The Federal Emergency Management Agency (FEMA) has released the 2021 National Preparedness Report (NPR), which chronicles the successes and challenges of mitigating and responding to national security risks in the past year.

The NPR analyzed data from open-source research, FEMA products and over 75 federal agencies to outline important risks, capabilities and management opportunities for U.S. organizations. As part of the report, FEMA highlighted three types of risk and how they present themselves in the United States.

Catastrophic risks

Catastrophic risks are distinguished by the size of national response needed to mitigate or prevent them. This type of risk necessitates a response from across nations and has the potential to incur resource shortages and other national emergencies. The NPR names the COVID-19 pandemic as an example of this risk, along with hurricanes, earthquakes and space weather.

Balancing adaptability with efficiency may help mitigate these risks. According to the report, organizations that prioritized efficiency in non-emergency situations were frequently unable to adapt quickly to the evolving circumstances of the COVID-19 pandemic.

Systemic risks

Consolidating infrastructure and other services has long been a goal of many U.S. organizations, but, according to the NPR, this may leave businesses and other groups vulnerable to systemic risks. This type of risk involves the interconnected nature of physical and cyber environments — when many systems rely upon one another to operate, a breach or malfunction in one system can have widespread effects.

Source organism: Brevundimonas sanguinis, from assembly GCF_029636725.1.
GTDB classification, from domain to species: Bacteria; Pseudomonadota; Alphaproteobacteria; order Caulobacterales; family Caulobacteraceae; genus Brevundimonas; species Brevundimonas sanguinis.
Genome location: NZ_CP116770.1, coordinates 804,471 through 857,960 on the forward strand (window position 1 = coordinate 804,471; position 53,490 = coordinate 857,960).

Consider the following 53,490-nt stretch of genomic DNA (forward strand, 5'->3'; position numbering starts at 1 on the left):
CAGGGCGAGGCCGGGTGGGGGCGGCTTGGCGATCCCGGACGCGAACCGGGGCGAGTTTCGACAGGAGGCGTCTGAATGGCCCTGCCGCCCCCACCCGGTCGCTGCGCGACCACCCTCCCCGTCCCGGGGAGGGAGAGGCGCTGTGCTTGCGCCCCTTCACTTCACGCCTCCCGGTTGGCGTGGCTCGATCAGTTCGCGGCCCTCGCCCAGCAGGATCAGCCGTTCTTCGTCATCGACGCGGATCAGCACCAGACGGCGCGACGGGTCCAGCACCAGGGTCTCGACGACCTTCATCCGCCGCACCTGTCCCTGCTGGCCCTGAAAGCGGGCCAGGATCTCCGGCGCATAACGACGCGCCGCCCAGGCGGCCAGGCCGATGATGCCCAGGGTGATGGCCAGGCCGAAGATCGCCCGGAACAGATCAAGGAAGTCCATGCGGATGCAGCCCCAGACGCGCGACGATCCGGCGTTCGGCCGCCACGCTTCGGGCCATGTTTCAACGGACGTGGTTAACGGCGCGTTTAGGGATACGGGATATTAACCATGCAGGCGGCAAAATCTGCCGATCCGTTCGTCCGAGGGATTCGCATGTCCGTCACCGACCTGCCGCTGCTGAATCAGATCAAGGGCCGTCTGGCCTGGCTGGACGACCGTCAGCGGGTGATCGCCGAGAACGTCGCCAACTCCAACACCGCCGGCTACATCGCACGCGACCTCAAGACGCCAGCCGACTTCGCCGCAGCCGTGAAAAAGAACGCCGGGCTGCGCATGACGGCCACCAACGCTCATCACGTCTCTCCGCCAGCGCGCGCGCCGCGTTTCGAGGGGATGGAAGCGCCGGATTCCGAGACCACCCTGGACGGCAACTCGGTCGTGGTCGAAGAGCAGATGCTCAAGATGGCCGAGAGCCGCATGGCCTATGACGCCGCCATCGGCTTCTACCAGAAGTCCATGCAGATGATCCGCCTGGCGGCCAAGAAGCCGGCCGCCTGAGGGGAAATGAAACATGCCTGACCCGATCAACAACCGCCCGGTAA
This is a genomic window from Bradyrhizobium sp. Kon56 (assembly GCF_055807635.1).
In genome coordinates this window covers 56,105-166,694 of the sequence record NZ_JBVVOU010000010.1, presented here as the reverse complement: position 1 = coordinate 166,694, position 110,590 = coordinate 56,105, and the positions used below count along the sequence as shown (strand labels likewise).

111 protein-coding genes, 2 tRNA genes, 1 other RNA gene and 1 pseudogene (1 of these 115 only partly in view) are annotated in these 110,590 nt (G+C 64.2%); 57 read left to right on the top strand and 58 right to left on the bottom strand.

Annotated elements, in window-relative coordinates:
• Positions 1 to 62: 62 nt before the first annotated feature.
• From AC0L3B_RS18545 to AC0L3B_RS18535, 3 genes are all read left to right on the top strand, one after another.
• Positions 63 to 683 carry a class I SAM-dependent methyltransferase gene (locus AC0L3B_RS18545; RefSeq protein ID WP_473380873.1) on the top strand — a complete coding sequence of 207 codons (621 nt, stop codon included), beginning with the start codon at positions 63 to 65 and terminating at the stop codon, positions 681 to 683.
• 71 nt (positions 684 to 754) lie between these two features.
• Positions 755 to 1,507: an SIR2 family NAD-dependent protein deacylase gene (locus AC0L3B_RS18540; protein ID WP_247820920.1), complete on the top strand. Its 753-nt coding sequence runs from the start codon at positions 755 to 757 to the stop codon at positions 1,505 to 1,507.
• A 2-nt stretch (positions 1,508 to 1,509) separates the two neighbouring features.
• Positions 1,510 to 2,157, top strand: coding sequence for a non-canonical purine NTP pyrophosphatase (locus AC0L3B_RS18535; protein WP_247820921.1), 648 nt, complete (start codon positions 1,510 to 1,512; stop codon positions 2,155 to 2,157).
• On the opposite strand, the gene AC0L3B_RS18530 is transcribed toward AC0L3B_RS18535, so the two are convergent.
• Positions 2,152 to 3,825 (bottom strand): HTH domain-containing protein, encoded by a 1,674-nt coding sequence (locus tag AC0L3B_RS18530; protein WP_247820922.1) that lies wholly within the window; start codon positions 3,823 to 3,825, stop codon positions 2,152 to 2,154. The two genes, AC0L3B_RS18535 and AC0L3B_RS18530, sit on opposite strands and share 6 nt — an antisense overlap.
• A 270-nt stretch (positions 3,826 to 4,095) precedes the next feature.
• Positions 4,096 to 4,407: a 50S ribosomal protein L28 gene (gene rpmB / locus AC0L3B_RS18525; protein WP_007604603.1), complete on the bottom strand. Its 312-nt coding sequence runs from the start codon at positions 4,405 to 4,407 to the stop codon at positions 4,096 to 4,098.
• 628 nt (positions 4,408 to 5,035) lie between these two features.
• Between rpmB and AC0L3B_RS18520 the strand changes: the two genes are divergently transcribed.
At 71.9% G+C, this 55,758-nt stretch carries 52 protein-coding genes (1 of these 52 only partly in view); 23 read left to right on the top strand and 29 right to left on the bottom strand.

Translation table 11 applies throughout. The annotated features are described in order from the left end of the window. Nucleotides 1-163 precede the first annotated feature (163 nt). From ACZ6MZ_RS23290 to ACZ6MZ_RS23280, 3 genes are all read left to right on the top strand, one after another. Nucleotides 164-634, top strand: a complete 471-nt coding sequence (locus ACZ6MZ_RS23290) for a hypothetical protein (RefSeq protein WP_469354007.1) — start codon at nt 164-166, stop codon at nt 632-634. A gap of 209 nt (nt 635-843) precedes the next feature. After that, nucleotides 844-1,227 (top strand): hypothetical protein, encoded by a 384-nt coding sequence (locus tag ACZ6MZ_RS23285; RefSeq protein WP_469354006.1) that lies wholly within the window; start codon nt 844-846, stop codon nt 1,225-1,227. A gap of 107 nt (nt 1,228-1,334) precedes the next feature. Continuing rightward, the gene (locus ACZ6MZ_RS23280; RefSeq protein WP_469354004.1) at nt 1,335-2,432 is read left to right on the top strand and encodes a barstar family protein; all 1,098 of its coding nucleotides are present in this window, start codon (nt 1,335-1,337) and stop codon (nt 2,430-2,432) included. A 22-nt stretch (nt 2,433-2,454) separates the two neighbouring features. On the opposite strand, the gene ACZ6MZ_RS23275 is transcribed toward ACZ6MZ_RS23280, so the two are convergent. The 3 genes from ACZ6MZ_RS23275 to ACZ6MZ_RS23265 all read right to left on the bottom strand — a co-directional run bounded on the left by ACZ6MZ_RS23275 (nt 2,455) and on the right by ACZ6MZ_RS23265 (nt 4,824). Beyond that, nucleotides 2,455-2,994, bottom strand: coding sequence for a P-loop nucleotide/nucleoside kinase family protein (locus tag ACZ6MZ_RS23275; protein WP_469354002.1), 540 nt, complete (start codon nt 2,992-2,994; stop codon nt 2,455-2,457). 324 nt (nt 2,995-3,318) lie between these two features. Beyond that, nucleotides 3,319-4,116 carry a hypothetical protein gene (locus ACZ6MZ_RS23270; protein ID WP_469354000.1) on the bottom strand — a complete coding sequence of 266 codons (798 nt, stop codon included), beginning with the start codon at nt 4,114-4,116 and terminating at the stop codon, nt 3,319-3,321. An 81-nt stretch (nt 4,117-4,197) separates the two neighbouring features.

Supply chain shortages are representative of this risk type, and the energy and agriculture sectors are especially vulnerable to systemic risk, says the FEMA report. Disease, cyber vulnerabilities and climate change are all systemic issues that security leaders must face.

Emerging risks

The report also outlined emerging risks facing the United States, including bio-threats, climate change and the expanded use of technology. As remote and hybrid work has increased since the start of the COVID-19 pandemic, so have cybersecurity vulnerabilities. According to the report, the continued transmission and mutation of Coronavirus variants also presents an emerging risk to the United States. Climate change is defined as both a "driver and multiplier of risk" in the report, which discusses how smaller incidents can be magnified by climate disasters.

For more information on risk and how to prepare for disaster situations, read the full FEMA report.